The winter 2010 edition of Art South Africa magazine included coverage of the Spier Contemporary exhibition. The article included the following paragraph regarding Nelson’s Column (formerly Aspire) by Chris Swift:
“The site-sensitive exhibition, Spier Contemporary 2010, can be read as a Janus portrait of a threshold moment in South African art. The site- Cape Town City Hall – was deliberately chosen for its transformative value, and its European-styled facade reveals a face lined with both the pain of colonialism and apartheid, and the wisdom of eventual change. Central to the portrait of this Edwardian building in Africa is the balcony from whcih Nelson Mandela delivered his first public speech after his release from prison in 1990. Standing on the balcony today, one realises that the charge of that euphoric moment has given way to the day to day frind on the street below as taxis are boarded and meagre livings are eked out on the markets of the Grand Parade.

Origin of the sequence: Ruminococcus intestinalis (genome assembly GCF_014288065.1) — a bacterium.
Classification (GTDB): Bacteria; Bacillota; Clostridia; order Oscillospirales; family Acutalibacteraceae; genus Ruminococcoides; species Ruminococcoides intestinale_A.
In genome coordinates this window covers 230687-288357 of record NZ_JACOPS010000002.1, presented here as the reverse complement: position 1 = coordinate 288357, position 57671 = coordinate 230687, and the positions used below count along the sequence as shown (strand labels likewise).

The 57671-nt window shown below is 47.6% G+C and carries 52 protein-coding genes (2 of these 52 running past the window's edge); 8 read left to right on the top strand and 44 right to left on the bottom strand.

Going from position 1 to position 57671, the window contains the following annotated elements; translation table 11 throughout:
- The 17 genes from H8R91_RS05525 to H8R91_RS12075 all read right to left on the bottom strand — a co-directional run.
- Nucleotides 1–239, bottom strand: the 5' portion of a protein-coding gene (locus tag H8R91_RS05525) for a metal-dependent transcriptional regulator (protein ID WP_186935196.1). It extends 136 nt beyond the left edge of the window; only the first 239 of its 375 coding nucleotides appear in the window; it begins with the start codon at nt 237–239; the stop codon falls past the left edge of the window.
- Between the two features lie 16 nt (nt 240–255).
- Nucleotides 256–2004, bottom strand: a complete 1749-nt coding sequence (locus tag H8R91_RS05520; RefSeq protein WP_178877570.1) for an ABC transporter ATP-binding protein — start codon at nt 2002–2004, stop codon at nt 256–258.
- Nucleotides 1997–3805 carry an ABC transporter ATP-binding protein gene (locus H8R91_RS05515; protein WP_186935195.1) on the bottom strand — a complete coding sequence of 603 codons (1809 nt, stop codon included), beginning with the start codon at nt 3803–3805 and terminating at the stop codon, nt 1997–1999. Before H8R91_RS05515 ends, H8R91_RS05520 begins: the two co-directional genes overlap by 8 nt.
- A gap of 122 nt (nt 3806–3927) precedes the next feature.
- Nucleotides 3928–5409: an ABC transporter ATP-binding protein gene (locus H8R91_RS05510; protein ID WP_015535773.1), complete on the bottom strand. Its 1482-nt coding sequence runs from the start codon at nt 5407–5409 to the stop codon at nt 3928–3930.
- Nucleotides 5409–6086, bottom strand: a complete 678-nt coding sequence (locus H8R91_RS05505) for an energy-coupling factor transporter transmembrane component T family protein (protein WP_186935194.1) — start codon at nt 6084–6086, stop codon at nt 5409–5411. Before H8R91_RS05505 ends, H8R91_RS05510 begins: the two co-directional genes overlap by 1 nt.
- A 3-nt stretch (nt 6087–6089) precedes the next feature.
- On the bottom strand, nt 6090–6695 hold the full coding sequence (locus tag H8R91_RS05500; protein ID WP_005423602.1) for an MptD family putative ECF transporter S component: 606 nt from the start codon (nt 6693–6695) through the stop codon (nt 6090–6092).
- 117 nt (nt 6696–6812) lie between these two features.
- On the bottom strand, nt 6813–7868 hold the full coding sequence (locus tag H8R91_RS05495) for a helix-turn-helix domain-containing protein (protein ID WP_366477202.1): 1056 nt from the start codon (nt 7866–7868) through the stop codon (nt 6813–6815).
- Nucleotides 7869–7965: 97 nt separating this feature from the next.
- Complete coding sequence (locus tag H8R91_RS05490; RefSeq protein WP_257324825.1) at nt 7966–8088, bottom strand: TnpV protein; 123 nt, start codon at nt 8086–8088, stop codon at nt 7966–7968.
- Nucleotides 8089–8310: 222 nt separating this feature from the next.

From Mandela’s vantage point on the balcony, the perceptive viewer can see an X on the top of Christopher Swift’s sculpture, Aspire, built from the Robben Island maximum security fencing. The X, the mark of the voter that holds out the promise of democracy (and change), is not visible from the street, and while it symbolisesthe aspirations of a once hope-filled nation, its poignant positioning arop a metal tower that alludes to a prison watchtower reveals the reality that little freedom has trickled down to those below.”